Taxonomy org

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Taxonomy org

  1. 1. UNIT-6 ORGANIZATION : TAXONOMY
  2. 2. TAXONOMY ORGANIZATIONS A taxonomy is a subject map to an organization’s content. It reflects the org’s purpose or industry, the functions and responsibilities of the persons or groups who need to access the content, and the purposes/reasons for accessing the content. A taxonomy is an information access tool, and will be implemented in a manual or automated system. It is a communication and training device providing history, expertise and inside information access tool, a taxonomy needs requirements and purposes before it is developed.
  3. 3. Taxonomy is an empirical constructed classification that identifies “clustering among org.l variables that is statistically significant and predicatively useful and that reduces the variety of org.s to a small number of richly defined types.” Mckelvey: advocated the development of taxonomies to understand a number of org.l phenomena such as environmental adaptation, structural design, and change.
  4. 4. Approaches to taxonomic Studies Three approaches 1. Emperical /atheoretical Studies 2. Theoretical taxonomic Studies 3. An Integrated Taxonomic Studies
  5. 5. Empirical / atheoretical Taxonomic Studies Major taxonomic studies in the org.l literature are strictly empirical, i.e., working without a priori conceptions and relying on resulting natural clusters of org.s to establish the classifications system. They cannot, of course, measure or include all possible org.l characteristics to generate the clusters. Thus, some selection of the grouping parameters should be made. This is one of the major issues for any classificatory attempt, but for empirical taxonomist this is probably the most critical issue. However, the rationale for an atheoretical approach is not clear. To begin with, it is not clear at all what is meant by ‘atheoretical’. It seems that the term is used to refer to the broadest, non-selective inclusion of org.l attributes in taxonomic studies.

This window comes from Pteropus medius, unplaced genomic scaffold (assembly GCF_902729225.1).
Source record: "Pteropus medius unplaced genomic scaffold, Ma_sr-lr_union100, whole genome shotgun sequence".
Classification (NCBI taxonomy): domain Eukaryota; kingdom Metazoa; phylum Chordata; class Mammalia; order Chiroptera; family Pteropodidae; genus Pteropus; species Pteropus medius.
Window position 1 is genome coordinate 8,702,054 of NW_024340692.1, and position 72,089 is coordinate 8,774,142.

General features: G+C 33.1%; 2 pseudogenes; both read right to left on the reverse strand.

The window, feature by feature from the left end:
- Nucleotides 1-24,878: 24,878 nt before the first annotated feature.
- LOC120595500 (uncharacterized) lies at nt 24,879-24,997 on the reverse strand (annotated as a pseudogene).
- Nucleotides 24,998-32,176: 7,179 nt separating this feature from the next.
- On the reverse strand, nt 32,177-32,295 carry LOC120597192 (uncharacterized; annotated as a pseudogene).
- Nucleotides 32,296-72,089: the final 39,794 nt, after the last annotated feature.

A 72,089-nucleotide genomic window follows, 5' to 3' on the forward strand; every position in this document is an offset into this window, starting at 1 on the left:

6. 6. Critique of empirical/atheoretical studies It attempts such as those by Hass, Pugh and Goronzy were not successful, becz they were inconsistent. Successful empirical classification must be based on a robust theory of org.l differences or on methods that are carefully atheoretical – there is no room in the middle. For an empirical classification to be carefully atheoretical it has to meet a number of guidelines, which include, but are not limited to: 1. Use of a simple probability sampling method for selecting a sample or org.s 2. Definition of the broadest possible population of org.s and 3. Definition of a population of rog.l attributes as inclusive as possible.
  7. 7. Empirical taxonomists shd start with easily identifiable and draw a non-stratified probability sample of org.s from this population. Research shd proceed on a population-bypopulation basis, defining the broadest possible sample of taxonomic characters and randomly selecting them if a computer program limits the handling of them all. Initial definitions of populations would be modified as a result of classification research.
  8. 8. Theoretical Taxonomic Studies This approach is developed by McKelvey. Building on the experience from biology and on biological analogies, McKelvey has proposed a theoretical approach I which evolutionist and numerical taxonomic methods are to be combined to develop a classification system of org.s Acc.to McKelvey, org.l species shd be defined as, “polythetic groups of competence-sharing populations isolated from each other because their dominant competencies are not easily learned or transmitted.” The idea of polythetic groups, as opposed to that of monothetic groups, does not imply that all the members of a group or class share all and the same characteristics, but just that they share a large proportion of the characteristics defining the group.